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Course Description

Rows of wine grapes with mountains in the background

This course will examine whole plant physiology as illustrated by the perennial system of a grapevine. Students will investigate all the primary functions of a green plant, with each function then related to a grapevine and how it functions in nature. Each function of the vine will be connected to the ultimate effects on fruit quality and by extension, wine quality throughout the course.

Learning Outcomes

By the end of the course, the learner should be able to:

  1. Analyze vineyard problems (e.g., diseases, pests, poor canopy, nutrition and soil/water issues) that could impact final grape and vine quality/flavours and suggest vineyard management strategies to solve them;
  2. Analyze the red and white winemaking processes to identify the critical junctures at which winemakers can manipulate the characteristics of the final product;
  3. Discuss where grapes and wine fit into New World and Old World history;
  4. Describe grape families, their anatomy, and propagation, including how they work at the cellular level (e.g., photosynthesis, respiration, and carbon portioning), and the whole plant level (e.g., the growth cycle of a grapevine including flowering, fruiting, and dormancy);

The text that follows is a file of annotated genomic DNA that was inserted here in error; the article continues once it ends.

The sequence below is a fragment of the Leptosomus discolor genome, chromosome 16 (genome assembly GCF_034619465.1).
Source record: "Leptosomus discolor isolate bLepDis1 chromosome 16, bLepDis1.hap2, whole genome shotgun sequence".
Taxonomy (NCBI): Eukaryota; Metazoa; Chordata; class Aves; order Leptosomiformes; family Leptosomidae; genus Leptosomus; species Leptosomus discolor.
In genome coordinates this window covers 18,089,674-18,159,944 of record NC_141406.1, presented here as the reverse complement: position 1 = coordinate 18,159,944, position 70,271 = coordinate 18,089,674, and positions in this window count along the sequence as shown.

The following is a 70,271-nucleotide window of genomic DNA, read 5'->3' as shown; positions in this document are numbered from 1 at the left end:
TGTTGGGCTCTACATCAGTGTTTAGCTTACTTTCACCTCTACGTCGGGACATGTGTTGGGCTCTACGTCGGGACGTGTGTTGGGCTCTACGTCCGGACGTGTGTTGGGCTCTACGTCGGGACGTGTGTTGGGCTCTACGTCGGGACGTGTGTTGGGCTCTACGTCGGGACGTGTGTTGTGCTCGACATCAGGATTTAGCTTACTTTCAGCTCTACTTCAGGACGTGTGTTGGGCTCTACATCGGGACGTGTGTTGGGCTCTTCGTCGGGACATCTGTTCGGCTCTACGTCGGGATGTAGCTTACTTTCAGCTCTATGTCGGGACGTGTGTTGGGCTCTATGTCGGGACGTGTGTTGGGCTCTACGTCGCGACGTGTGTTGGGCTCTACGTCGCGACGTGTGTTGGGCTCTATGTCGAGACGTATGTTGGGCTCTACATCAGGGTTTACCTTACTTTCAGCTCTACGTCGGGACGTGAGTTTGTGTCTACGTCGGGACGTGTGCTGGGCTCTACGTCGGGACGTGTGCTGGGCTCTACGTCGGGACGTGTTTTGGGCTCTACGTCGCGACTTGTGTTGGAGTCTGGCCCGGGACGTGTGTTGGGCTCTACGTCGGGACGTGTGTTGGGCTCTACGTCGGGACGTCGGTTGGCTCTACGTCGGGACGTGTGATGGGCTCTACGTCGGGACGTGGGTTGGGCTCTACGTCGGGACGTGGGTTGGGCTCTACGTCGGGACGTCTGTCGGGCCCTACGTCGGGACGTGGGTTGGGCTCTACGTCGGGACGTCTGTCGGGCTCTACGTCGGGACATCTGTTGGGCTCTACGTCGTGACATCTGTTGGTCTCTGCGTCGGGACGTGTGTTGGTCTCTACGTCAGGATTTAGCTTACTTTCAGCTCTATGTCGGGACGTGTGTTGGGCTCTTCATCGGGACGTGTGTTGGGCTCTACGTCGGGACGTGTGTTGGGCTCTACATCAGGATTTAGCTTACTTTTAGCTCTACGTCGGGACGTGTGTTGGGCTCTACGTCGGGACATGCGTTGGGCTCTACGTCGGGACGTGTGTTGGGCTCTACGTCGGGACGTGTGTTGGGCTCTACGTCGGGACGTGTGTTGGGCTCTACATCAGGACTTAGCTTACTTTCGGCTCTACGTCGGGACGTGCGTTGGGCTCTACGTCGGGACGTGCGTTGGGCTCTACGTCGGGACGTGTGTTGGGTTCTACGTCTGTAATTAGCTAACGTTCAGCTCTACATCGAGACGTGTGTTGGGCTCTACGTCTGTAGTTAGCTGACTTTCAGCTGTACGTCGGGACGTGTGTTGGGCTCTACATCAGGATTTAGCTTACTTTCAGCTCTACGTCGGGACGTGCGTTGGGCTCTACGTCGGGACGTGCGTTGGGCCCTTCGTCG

5. Describe the origin of appellation systems and “terroir” as used in Old versus New World wine regions; and
  6. Characterize wines and other grape products through reported sensory evaluations and published criticisms.

Course Topics

  • Photosynthesis
  • Food Production
  • Food Utilization
  • Carbon Partitioning
  • Flowering
  • Fruiting
  • Nutrition
  • Dormancy
  • Fermentation
  • Flavours in the Field

Additional Requirements

Restriction(s): HORT*3430. Not acceptable for students in the BSC, BSC(Agr) or BSC(Env) programs.

Assessment

Assessment Item Weight
Weekly Quiz (10 x 2%) 20%
Discussions (2 x 10%) 20%
Project Outline 5%
Final Project 20%
On Campus Final Exam 35%
Total 100%

*Course details are subject to change.

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